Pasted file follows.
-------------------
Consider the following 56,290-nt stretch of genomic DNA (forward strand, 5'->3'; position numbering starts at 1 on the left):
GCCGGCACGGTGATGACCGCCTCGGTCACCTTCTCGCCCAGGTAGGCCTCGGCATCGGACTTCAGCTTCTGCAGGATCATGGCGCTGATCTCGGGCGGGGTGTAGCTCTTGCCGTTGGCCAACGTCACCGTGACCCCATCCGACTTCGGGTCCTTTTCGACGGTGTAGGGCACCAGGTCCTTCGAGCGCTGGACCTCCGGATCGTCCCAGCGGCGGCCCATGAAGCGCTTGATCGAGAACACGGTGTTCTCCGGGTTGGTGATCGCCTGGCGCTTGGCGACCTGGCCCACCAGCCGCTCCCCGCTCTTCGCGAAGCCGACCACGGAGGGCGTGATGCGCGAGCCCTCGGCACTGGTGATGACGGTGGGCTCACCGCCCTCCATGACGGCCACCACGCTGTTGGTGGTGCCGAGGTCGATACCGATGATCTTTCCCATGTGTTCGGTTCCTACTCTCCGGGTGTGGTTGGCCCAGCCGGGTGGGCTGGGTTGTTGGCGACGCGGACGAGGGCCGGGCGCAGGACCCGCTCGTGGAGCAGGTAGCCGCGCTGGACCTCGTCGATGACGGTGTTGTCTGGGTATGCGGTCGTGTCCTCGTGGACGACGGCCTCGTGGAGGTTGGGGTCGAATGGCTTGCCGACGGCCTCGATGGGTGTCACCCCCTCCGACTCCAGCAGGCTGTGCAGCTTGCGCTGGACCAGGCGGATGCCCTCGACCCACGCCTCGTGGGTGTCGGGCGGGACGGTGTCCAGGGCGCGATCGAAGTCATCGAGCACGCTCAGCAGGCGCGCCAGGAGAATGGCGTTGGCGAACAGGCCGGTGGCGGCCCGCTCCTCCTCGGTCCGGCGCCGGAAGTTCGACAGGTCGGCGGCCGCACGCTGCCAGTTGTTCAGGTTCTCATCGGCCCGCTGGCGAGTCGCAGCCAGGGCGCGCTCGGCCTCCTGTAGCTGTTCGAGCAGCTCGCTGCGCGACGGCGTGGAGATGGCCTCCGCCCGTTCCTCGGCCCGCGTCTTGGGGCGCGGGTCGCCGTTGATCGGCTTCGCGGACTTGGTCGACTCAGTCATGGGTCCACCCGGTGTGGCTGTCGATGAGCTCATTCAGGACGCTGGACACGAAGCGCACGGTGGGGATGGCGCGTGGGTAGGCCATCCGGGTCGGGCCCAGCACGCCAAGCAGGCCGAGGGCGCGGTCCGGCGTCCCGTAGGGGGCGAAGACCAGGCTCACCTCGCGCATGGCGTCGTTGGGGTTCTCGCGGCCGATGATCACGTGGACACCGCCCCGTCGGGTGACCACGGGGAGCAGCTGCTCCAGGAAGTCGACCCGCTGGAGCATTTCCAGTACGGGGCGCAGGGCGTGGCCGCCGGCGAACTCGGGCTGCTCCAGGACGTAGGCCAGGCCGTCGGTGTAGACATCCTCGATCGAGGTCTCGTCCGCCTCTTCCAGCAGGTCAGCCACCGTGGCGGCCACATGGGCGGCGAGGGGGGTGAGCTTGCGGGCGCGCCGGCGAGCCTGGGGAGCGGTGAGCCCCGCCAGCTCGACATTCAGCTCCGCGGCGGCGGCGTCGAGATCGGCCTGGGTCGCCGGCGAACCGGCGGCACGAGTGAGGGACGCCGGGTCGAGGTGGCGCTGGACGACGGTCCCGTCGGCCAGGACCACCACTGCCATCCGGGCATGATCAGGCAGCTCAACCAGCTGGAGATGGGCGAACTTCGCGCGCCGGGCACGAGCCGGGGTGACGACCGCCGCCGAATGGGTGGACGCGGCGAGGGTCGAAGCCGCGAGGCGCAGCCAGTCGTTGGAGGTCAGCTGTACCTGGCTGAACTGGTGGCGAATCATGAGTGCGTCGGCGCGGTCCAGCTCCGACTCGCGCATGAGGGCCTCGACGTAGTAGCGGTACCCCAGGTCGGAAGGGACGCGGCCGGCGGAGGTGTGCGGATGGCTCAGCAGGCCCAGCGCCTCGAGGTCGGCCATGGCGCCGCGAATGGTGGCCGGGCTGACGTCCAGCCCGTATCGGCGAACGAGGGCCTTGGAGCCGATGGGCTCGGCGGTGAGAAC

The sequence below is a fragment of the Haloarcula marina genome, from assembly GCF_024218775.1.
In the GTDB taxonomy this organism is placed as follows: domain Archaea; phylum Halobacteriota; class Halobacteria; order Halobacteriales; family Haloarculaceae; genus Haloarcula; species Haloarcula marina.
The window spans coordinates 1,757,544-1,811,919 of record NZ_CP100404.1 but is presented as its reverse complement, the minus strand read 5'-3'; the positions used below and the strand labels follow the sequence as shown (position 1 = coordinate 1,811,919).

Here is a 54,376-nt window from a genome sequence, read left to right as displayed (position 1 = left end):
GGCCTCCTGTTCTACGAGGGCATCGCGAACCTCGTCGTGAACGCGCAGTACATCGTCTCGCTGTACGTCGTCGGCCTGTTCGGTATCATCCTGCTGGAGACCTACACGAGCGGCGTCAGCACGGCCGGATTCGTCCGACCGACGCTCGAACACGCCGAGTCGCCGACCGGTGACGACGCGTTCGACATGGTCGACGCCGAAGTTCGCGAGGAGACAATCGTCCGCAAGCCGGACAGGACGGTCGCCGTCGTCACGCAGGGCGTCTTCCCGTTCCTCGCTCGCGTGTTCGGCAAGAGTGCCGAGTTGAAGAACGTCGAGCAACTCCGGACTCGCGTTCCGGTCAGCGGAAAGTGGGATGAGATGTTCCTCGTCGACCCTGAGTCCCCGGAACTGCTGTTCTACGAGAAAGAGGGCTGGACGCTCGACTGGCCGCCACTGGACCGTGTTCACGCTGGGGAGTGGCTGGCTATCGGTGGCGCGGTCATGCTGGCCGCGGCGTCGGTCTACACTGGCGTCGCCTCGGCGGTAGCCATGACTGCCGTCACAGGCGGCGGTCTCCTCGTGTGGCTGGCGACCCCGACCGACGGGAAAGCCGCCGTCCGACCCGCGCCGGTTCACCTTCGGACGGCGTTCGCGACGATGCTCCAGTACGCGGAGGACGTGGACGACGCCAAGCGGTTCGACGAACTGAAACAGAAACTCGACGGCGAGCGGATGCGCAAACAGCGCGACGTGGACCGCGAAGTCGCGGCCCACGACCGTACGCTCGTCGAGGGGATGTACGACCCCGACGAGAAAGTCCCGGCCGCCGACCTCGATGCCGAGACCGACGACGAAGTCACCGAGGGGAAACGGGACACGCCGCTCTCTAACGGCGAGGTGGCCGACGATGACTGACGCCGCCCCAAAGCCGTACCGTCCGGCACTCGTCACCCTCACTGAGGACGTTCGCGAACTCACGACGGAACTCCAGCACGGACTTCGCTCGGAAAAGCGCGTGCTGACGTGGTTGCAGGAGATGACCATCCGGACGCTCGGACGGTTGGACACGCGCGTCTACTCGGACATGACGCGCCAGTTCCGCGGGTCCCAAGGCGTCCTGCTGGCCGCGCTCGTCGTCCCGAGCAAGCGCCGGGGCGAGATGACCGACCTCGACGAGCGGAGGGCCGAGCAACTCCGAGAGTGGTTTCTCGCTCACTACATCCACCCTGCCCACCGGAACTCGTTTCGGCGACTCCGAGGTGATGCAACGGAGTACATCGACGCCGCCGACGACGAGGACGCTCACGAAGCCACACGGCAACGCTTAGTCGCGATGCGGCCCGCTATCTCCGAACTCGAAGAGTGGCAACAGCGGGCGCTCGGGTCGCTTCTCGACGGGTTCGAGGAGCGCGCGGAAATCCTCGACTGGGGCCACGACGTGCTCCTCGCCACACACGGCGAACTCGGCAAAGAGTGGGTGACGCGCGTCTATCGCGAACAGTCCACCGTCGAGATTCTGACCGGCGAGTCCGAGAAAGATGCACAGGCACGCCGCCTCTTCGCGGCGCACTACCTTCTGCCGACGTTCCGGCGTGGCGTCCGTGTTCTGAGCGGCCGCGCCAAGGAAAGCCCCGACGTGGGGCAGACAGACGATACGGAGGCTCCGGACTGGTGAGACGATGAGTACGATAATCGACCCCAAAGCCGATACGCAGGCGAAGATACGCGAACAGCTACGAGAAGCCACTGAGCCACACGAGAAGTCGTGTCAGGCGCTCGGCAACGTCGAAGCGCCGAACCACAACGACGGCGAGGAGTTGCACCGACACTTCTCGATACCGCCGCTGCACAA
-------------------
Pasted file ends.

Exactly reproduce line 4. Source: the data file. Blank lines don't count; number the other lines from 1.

In the GTDB taxonomy this organism is placed as follows: domain Archaea; phylum Halobacteriota; class Halobacteria; order Halobacteriales; family Haloarculaceae; genus Haloarcula; species Haloarcula marina.